This guest blog is written by former BBC foreign correspondent and author Tim Luard about his great aunt Kate Luard, a First World War nurse. Kate’s letters are featured in our Ambulance Trains exhibition, and Tim will be recounting some of her experiences on 30 September as part of our First World War Talks.
‘You boarded a cattle-truck, armed with a tray of dressings and a pail; the men were lying on straw; had been in trains for several days; most had only been dressed once, and many were gangrenous…No one grumbled or made any fuss.’
This description of one of the first trains to transport wounded soldiers from the trenches in France to safety was written by nursing sister Kate Luard, the subject of a talk hosted by the National Railway Museum as part of its special First World War centenary activities.
One of thirteen children of a Victorian clergyman in rural Essex, Kate spent the entire war working almost round the clock on ambulance trains and casualty clearing stations, as close as any woman could get to the front line. A former nurse in the Boer War, she went on to be decorated by the King with the Royal Red Cross and bar.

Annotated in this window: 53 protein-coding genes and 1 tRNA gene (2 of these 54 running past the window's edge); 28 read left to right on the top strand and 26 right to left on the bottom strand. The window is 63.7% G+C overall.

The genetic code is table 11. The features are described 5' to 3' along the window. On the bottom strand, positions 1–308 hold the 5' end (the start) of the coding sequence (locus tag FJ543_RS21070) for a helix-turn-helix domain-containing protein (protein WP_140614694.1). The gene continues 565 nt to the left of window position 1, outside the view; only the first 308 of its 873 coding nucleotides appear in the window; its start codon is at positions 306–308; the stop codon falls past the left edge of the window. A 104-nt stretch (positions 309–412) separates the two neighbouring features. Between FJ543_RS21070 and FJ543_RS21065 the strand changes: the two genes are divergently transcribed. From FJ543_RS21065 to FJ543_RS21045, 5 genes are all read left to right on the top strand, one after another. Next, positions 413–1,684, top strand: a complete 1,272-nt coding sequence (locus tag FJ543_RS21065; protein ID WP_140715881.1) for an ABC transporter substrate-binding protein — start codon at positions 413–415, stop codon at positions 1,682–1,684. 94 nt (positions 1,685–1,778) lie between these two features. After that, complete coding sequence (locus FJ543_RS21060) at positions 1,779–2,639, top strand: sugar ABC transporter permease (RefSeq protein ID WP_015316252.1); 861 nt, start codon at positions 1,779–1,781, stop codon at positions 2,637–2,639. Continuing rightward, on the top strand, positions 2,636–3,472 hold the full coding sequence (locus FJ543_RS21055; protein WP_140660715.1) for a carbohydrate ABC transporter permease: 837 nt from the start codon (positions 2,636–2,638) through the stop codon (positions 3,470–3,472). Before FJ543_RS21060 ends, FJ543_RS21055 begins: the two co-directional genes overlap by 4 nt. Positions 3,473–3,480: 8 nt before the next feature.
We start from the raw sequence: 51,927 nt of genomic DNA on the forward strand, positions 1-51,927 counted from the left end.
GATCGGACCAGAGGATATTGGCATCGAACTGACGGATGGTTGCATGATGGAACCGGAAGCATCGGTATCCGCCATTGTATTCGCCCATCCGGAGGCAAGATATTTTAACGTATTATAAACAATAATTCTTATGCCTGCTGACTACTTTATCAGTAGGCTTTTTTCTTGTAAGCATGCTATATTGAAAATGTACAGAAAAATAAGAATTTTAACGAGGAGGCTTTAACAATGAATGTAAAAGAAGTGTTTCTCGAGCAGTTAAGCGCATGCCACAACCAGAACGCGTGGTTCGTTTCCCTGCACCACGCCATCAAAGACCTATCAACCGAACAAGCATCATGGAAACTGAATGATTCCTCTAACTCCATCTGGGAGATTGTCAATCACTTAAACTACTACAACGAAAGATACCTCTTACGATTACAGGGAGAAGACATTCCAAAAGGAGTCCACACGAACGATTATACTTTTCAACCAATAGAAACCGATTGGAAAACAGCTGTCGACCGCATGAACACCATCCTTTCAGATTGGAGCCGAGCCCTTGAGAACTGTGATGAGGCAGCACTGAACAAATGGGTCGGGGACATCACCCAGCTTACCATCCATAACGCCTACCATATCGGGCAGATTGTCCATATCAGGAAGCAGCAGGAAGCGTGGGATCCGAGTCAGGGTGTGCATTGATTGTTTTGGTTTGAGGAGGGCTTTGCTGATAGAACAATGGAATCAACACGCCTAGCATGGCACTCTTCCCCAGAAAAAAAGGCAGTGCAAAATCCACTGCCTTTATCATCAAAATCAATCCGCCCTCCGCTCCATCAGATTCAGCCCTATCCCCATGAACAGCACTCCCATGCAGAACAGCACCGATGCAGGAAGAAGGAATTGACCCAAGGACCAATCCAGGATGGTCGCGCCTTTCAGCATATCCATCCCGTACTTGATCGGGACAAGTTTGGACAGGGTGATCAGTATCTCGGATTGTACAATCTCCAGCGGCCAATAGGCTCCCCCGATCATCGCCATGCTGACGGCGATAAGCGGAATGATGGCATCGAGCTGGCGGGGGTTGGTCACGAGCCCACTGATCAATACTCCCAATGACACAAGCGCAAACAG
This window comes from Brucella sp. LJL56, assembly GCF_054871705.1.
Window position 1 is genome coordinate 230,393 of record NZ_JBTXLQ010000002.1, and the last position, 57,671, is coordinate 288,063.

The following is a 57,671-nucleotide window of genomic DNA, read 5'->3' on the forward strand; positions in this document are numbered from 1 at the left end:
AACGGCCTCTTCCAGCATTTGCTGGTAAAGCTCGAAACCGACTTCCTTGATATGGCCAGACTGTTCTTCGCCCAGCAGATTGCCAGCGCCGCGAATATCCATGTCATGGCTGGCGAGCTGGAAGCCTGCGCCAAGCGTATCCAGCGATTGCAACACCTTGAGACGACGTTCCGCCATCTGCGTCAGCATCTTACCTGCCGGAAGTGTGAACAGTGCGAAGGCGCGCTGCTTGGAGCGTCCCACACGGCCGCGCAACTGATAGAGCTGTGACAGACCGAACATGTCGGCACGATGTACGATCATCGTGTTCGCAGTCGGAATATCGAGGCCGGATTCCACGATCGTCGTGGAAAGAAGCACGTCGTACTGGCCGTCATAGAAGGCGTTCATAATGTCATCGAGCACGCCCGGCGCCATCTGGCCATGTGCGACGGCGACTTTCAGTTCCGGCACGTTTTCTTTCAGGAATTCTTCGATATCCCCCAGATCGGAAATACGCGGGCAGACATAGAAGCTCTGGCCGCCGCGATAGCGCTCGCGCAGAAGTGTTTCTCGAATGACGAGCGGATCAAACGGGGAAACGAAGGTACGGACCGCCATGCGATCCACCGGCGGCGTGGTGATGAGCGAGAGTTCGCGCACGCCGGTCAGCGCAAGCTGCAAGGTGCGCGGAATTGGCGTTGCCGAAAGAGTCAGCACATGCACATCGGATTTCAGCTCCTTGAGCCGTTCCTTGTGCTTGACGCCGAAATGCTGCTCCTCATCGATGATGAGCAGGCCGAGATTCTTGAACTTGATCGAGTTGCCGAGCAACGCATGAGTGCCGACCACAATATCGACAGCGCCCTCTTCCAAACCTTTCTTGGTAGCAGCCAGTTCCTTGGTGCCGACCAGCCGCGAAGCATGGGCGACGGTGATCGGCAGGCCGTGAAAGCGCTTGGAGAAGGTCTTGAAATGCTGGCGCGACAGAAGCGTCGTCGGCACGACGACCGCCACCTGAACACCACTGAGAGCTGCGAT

Her Diary of a Nursing Sister on the Western Front caused a sensation when it was published anonymously in 1915, revealing to many for the first time the full horror of what was happening at the front. A second book, Unknown Warriors, comprising her letters home from 1915-18, was recently reissued in a new edition by the History Press, with an introduction co-written by the nursing historian, Professor Christine Hallett, and Tim Luard, a former BBC correspondent and a great nephew of the author.
In his talk at the museum on 30 September, Tim Luard will explore his great aunt’s personal and professional background – including recently discovered evidence of a secret love affair stretching over two wars. He will use photographs and extracts from her letters home to show how she succeeded in rising above the daily rigours and horrors of a nurse’s life at the front to tell a tale of heroism, courage and gritty good humour that remains as gripping today as it was 100 years ago.
To find out more and book your place for our First World War talks, visit our website.